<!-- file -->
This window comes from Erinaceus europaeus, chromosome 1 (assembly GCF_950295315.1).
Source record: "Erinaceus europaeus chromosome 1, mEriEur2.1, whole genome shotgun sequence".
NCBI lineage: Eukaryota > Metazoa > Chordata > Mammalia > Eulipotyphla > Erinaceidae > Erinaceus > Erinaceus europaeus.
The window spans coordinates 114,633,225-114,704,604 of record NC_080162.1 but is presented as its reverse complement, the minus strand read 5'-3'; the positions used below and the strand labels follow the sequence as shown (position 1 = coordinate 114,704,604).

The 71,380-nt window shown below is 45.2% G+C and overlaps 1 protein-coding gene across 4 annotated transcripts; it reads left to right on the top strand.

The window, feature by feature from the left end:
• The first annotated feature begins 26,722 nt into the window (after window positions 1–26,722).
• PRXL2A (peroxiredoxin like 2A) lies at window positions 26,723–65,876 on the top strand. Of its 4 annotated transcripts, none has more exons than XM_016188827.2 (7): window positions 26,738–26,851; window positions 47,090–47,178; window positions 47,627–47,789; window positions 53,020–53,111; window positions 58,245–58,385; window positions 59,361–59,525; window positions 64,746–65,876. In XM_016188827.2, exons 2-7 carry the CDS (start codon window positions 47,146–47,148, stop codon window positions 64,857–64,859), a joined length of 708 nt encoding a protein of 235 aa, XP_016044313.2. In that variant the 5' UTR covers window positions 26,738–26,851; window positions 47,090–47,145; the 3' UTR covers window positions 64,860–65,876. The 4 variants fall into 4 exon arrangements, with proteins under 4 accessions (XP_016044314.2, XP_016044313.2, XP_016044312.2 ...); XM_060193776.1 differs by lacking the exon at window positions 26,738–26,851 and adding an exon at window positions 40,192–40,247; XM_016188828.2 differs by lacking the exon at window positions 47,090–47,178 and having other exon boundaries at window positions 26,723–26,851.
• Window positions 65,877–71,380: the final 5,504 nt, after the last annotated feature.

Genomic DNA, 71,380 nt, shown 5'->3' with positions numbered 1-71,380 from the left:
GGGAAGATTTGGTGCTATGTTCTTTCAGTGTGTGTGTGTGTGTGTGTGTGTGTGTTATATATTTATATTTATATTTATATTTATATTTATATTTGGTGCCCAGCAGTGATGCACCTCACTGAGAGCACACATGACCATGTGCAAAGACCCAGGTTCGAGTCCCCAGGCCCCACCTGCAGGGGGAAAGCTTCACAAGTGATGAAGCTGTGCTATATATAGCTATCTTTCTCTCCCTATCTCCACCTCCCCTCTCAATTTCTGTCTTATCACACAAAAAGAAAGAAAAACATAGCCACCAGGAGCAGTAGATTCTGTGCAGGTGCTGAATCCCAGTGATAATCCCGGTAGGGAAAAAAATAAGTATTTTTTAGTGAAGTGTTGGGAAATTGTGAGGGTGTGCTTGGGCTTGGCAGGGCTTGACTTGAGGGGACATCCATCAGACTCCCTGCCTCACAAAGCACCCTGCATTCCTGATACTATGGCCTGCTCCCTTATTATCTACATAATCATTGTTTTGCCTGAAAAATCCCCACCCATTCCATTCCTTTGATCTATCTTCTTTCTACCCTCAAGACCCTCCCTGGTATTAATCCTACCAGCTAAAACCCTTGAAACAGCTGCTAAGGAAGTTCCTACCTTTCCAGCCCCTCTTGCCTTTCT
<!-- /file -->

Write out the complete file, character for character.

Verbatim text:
This window comes from Erinaceus europaeus, chromosome 1 (assembly GCF_950295315.1).
Source record: "Erinaceus europaeus chromosome 1, mEriEur2.1, whole genome shotgun sequence".
NCBI lineage: Eukaryota > Metazoa > Chordata > Mammalia > Eulipotyphla > Erinaceidae > Erinaceus > Erinaceus europaeus.
The window spans coordinates 114,633,225-114,704,604 of record NC_080162.1 but is presented as its reverse complement, the minus strand read 5'-3'; the positions used below and the strand labels follow the sequence as shown (position 1 = coordinate 114,704,604).

The 71,380-nt window shown below is 45.2% G+C and overlaps 1 protein-coding gene across 4 annotated transcripts; it reads left to right on the top strand.

The window, feature by feature from the left end:
• The first annotated feature begins 26,722 nt into the window (after window positions 1–26,722).
• PRXL2A (peroxiredoxin like 2A) lies at window positions 26,723–65,876 on the top strand. Of its 4 annotated transcripts, none has more exons than XM_016188827.2 (7): window positions 26,738–26,851; window positions 47,090–47,178; window positions 47,627–47,789; window positions 53,020–53,111; window positions 58,245–58,385; window positions 59,361–59,525; window positions 64,746–65,876. In XM_016188827.2, exons 2-7 carry the CDS (start codon window positions 47,146–47,148, stop codon window positions 64,857–64,859), a joined length of 708 nt encoding a protein of 235 aa, XP_016044313.2. In that variant the 5' UTR covers window positions 26,738–26,851; window positions 47,090–47,145; the 3' UTR covers window positions 64,860–65,876. The 4 variants fall into 4 exon arrangements, with proteins under 4 accessions (XP_016044314.2, XP_016044313.2, XP_016044312.2 ...); XM_060193776.1 differs by lacking the exon at window positions 26,738–26,851 and adding an exon at window positions 40,192–40,247; XM_016188828.2 differs by lacking the exon at window positions 47,090–47,178 and having other exon boundaries at window positions 26,723–26,851.
• Window positions 65,877–71,380: the final 5,504 nt, after the last annotated feature.

Genomic DNA, 71,380 nt, shown 5'->3' with positions numbered 1-71,380 from the left:
GGGAAGATTTGGTGCTATGTTCTTTCAGTGTGTGTGTGTGTGTGTGTGTGTGTGTTATATATTTATATTTATATTTATATTTATATTTATATTTGGTGCCCAGCAGTGATGCACCTCACTGAGAGCACACATGACCATGTGCAAAGACCCAGGTTCGAGTCCCCAGGCCCCACCTGCAGGGGGAAAGCTTCACAAGTGATGAAGCTGTGCTATATATAGCTATCTTTCTCTCCCTATCTCCACCTCCCCTCTCAATTTCTGTCTTATCACACAAAAAGAAAGAAAAACATAGCCACCAGGAGCAGTAGATTCTGTGCAGGTGCTGAATCCCAGTGATAATCCCGGTAGGGAAAAAAATAAGTATTTTTTAGTGAAGTGTTGGGAAATTGTGAGGGTGTGCTTGGGCTTGGCAGGGCTTGACTTGAGGGGACATCCATCAGACTCCCTGCCTCACAAAGCACCCTGCATTCCTGATACTATGGCCTGCTCCCTTATTATCTACATAATCATTGTTTTGCCTGAAAAATCCCCACCCATTCCATTCCTTTGATCTATCTTCTTTCTACCCTCAAGACCCTCCCTGGTATTAATCCTACCAGCTAAAACCCTTGAAACAGCTGCTAAGGAAGTTCCTACCTTTCCAGCCCCTCTTGCCTTTCT